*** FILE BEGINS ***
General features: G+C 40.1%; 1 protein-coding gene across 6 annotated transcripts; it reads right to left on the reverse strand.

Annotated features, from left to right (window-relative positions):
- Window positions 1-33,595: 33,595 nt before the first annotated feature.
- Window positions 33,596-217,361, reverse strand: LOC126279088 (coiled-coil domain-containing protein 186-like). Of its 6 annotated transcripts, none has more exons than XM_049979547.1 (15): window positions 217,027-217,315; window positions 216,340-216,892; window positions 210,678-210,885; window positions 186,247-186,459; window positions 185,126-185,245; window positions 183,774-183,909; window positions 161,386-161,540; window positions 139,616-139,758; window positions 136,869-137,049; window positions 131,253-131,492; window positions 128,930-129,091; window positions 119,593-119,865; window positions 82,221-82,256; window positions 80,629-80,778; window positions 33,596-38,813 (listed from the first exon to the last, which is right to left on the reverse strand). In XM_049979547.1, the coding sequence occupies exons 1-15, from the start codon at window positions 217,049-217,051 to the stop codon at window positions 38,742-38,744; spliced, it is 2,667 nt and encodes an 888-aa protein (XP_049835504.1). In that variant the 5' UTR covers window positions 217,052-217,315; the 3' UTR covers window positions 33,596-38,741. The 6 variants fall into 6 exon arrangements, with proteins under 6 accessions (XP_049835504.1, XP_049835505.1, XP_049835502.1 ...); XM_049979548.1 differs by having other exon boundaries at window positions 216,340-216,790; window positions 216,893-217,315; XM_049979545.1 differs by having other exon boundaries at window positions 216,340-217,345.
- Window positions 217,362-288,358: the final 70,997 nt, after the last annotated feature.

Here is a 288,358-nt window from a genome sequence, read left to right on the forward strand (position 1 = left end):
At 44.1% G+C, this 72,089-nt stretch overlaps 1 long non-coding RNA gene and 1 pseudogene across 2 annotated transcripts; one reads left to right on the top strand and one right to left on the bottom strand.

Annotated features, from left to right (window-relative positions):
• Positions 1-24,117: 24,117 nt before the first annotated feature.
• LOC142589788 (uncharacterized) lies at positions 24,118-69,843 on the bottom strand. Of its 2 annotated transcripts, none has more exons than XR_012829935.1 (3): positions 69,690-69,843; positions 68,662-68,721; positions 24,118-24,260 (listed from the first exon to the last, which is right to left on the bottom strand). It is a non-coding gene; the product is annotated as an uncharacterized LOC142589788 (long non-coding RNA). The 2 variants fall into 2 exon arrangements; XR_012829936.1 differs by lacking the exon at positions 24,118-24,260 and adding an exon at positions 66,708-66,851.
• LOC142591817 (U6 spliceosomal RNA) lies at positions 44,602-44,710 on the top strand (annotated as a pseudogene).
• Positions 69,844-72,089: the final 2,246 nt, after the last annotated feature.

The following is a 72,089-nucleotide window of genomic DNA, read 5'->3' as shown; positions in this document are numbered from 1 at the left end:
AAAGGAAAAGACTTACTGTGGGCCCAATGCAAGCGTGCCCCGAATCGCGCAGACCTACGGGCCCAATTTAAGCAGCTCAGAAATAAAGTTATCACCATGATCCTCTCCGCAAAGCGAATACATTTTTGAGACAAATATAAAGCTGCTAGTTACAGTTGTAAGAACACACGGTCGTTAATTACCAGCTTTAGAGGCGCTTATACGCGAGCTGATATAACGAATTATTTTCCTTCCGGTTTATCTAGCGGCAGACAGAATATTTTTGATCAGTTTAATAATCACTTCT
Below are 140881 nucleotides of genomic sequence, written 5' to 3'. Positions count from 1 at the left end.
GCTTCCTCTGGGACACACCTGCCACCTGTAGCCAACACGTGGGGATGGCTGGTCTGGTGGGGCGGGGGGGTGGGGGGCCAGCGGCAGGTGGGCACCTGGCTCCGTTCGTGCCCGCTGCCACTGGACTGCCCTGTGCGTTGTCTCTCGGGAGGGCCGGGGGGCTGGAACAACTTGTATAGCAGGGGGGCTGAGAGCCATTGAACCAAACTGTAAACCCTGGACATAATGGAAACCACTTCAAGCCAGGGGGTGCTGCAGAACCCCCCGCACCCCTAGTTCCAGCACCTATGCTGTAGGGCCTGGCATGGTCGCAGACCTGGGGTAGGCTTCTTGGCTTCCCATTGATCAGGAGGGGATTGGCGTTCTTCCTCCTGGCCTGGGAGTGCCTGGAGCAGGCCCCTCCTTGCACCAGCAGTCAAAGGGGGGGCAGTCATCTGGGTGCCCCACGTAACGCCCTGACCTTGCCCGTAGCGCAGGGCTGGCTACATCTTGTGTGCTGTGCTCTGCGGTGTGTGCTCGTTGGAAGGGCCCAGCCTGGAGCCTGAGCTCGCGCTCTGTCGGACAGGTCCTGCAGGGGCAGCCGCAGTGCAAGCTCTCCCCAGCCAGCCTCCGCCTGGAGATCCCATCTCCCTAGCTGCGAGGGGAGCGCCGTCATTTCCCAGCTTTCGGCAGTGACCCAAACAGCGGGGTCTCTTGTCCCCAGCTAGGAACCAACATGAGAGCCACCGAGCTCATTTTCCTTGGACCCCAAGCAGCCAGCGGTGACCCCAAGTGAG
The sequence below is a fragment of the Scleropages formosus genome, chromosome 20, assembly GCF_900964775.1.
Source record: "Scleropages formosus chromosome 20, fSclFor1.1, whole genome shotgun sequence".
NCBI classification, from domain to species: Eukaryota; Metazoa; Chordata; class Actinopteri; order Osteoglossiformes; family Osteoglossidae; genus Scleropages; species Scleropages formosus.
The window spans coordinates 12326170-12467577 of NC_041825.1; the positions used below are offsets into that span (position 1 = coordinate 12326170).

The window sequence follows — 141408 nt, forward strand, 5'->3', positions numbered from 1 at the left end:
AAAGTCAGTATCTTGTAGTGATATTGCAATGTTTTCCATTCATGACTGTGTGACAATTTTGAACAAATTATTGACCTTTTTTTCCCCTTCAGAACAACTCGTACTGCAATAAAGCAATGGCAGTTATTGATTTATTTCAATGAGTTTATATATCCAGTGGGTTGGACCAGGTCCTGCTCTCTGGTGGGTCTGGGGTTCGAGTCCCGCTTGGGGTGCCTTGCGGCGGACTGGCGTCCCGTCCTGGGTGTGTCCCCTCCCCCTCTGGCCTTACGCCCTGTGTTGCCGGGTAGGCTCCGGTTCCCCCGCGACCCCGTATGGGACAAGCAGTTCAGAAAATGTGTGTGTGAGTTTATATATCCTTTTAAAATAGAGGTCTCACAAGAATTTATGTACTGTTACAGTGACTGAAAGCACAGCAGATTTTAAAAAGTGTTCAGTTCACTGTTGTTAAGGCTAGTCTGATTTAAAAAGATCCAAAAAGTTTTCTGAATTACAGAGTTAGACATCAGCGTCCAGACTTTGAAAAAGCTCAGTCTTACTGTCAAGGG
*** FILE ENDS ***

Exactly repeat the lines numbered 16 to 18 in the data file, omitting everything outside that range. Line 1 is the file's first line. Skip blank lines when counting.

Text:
GCTTCCTCTGGGACACACCTGCCACCTGTAGCCAACACGTGGGGATGGCTGGTCTGGTGGGGCGGGGGGGTGGGGGGCCAGCGGCAGGTGGGCACCTGGCTCCGTTCGTGCCCGCTGCCACTGGACTGCCCTGTGCGTTGTCTCTCGGGAGGGCCGGGGGGCTGGAACAACTTGTATAGCAGGGGGGCTGAGAGCCATTGAACCAAACTGTAAACCCTGGACATAATGGAAACCACTTCAAGCCAGGGGGTGCTGCAGAACCCCCCGCACCCCTAGTTCCAGCACCTATGCTGTAGGGCCTGGCATGGTCGCAGACCTGGGGTAGGCTTCTTGGCTTCCCATTGATCAGGAGGGGATTGGCGTTCTTCCTCCTGGCCTGGGAGTGCCTGGAGCAGGCCCCTCCTTGCACCAGCAGTCAAAGGGGGGGCAGTCATCTGGGTGCCCCACGTAACGCCCTGACCTTGCCCGTAGCGCAGGGCTGGCTACATCTTGTGTGCTGTGCTCTGCGGTGTGTGCTCGTTGGAAGGGCCCAGCCTGGAGCCTGAGCTCGCGCTCTGTCGGACAGGTCCTGCAGGGGCAGCCGCAGTGCAAGCTCTCCCCAGCCAGCCTCCGCCTGGAGATCCCATCTCCCTAGCTGCGAGGGGAGCGCCGTCATTTCCCAGCTTTCGGCAGTGACCCAAACAGCGGGGTCTCTTGTCCCCAGCTAGGAACCAACATGAGAGCCACCGAGCTCATTTTCCTTGGACCCCAAGCAGCCAGCGGTGACCCCAAGTGAG
The sequence below is a fragment of the Scleropages formosus genome, chromosome 20, assembly GCF_900964775.1.
Source record: "Scleropages formosus chromosome 20, fSclFor1.1, whole genome shotgun sequence".